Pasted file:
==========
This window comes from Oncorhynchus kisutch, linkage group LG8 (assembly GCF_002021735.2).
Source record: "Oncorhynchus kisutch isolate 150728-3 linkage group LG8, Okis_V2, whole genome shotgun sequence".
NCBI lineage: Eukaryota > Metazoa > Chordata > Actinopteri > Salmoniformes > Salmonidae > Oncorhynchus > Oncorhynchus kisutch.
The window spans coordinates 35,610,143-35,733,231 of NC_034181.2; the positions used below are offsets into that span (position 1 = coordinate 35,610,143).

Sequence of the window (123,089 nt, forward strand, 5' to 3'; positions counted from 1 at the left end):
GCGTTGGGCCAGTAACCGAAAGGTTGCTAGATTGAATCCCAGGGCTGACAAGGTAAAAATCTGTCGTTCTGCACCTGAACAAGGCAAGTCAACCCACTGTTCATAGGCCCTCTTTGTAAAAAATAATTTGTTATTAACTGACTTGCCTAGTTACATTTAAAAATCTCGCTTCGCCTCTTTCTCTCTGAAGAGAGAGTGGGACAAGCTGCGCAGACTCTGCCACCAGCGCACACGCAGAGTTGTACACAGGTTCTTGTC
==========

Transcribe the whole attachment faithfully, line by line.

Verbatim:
This window comes from Oncorhynchus kisutch, linkage group LG8 (assembly GCF_002021735.2).
Source record: "Oncorhynchus kisutch isolate 150728-3 linkage group LG8, Okis_V2, whole genome shotgun sequence".
NCBI lineage: Eukaryota > Metazoa > Chordata > Actinopteri > Salmoniformes > Salmonidae > Oncorhynchus > Oncorhynchus kisutch.
The window spans coordinates 35,610,143-35,733,231 of NC_034181.2; the positions used below are offsets into that span (position 1 = coordinate 35,610,143).

Sequence of the window (123,089 nt, forward strand, 5' to 3'; positions counted from 1 at the left end):
GCGTTGGGCCAGTAACCGAAAGGTTGCTAGATTGAATCCCAGGGCTGACAAGGTAAAAATCTGTCGTTCTGCACCTGAACAAGGCAAGTCAACCCACTGTTCATAGGCCCTCTTTGTAAAAAATAATTTGTTATTAACTGACTTGCCTAGTTACATTTAAAAATCTCGCTTCGCCTCTTTCTCTCTGAAGAGAGAGTGGGACAAGCTGCGCAGACTCTGCCACCAGCGCACACGCAGAGTTGTACACAGGTTCTTGTC